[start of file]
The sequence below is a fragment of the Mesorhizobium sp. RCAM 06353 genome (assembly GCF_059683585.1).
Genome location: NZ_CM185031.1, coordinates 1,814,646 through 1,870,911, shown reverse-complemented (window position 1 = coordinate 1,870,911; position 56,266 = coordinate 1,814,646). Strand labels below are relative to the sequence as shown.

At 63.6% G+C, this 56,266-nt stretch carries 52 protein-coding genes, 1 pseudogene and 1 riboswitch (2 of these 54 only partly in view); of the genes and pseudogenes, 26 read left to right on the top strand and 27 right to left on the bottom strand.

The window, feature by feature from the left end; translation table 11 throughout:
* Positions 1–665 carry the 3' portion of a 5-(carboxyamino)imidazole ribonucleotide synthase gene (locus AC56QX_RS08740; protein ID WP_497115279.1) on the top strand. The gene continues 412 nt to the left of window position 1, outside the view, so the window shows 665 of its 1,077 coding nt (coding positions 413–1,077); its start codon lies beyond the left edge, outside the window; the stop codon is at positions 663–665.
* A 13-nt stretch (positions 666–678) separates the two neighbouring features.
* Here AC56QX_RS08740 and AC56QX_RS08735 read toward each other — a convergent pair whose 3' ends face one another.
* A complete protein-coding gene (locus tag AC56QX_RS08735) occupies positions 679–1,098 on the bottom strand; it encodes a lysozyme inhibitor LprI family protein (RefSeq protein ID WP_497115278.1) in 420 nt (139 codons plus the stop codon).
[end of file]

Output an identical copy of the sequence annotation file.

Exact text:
The sequence below is a fragment of the Mesorhizobium sp. RCAM 06353 genome (assembly GCF_059683585.1).
Genome location: NZ_CM185031.1, coordinates 1,814,646 through 1,870,911, shown reverse-complemented (window position 1 = coordinate 1,870,911; position 56,266 = coordinate 1,814,646). Strand labels below are relative to the sequence as shown.

At 63.6% G+C, this 56,266-nt stretch carries 52 protein-coding genes, 1 pseudogene and 1 riboswitch (2 of these 54 only partly in view); of the genes and pseudogenes, 26 read left to right on the top strand and 27 right to left on the bottom strand.

The window, feature by feature from the left end; translation table 11 throughout:
* Positions 1–665 carry the 3' portion of a 5-(carboxyamino)imidazole ribonucleotide synthase gene (locus AC56QX_RS08740; protein ID WP_497115279.1) on the top strand. The gene continues 412 nt to the left of window position 1, outside the view, so the window shows 665 of its 1,077 coding nt (coding positions 413–1,077); its start codon lies beyond the left edge, outside the window; the stop codon is at positions 663–665.
* A 13-nt stretch (positions 666–678) separates the two neighbouring features.
* Here AC56QX_RS08740 and AC56QX_RS08735 read toward each other — a convergent pair whose 3' ends face one another.
* A complete protein-coding gene (locus tag AC56QX_RS08735) occupies positions 679–1,098 on the bottom strand; it encodes a lysozyme inhibitor LprI family protein (RefSeq protein ID WP_497115278.1) in 420 nt (139 codons plus the stop codon).